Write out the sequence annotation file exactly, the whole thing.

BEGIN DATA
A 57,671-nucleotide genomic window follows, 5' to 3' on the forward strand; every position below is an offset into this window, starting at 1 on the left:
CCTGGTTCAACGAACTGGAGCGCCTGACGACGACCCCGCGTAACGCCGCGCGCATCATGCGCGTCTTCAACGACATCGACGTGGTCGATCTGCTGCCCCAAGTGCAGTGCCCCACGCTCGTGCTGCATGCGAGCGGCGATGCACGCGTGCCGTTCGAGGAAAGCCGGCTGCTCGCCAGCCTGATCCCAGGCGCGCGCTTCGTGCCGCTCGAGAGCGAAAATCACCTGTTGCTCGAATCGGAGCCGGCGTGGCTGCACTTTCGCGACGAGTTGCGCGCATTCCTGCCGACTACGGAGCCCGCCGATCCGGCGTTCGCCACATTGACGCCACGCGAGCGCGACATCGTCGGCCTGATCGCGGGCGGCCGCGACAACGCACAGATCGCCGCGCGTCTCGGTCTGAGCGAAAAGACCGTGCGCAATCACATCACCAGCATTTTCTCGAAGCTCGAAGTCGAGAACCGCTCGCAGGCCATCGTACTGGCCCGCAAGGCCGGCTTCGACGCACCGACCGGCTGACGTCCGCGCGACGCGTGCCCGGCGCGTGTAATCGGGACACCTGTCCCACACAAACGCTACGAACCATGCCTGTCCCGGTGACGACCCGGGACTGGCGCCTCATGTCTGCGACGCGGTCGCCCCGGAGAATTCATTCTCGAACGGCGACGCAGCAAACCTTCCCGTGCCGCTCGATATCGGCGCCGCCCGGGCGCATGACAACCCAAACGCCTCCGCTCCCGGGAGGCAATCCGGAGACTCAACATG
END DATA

A 57,671-nucleotide genomic window follows, 5' to 3' on the forward strand; every position below is an offset into this window, starting at 1 on the left:
CCTGGTTCAACGAACTGGAGCGCCTGACGACGACCCCGCGTAACGCCGCGCGCATCATGCGCGTCTTCAACGACATCGACGTGGTCGATCTGCTGCCCCAAGTGCAGTGCCCCACGCTCGTGCTGCATGCGAGCGGCGATGCACGCGTGCCGTTCGAGGAAAGCCGGCTGCTCGCCAGCCTGATCCCAGGCGCGCGCTTCGTGCCGCTCGAGAGCGAAAATCACCTGTTGCTCGAATCGGAGCCGGCGTGGCTGCACTTTCGCGACGAGTTGCGCGCATTCCTGCCGACTACGGAGCCCGCCGATCCGGCGTTCGCCACATTGACGCCACGCGAGCGCGACATCGTCGGCCTGATCGCGGGCGGCCGCGACAACGCACAGATCGCCGCGCGTCTCGGTCTGAGCGAAAAGACCGTGCGCAATCACATCACCAGCATTTTCTCGAAGCTCGAAGTCGAGAACCGCTCGCAGGCCATCGTACTGGCCCGCAAGGCCGGCTTCGACGCACCGACCGGCTGACGTCCGCGCGACGCGTGCCCGGCGCGTGTAATCGGGACACCTGTCCCACACAAACGCTACGAACCATGCCTGTCCCGGTGACGACCCGGGACTGGCGCCTCATGTCTGCGACGCGGTCGCCCCGGAGAATTCATTCTCGAACGGCGACGCAGCAAACCTTCCCGTGCCGCTCGATATCGGCGCCGCCCGGGCGCATGACAACCCAAACGCCTCCGCTCCCGGGAGGCAATCCGGAGACTCAACATG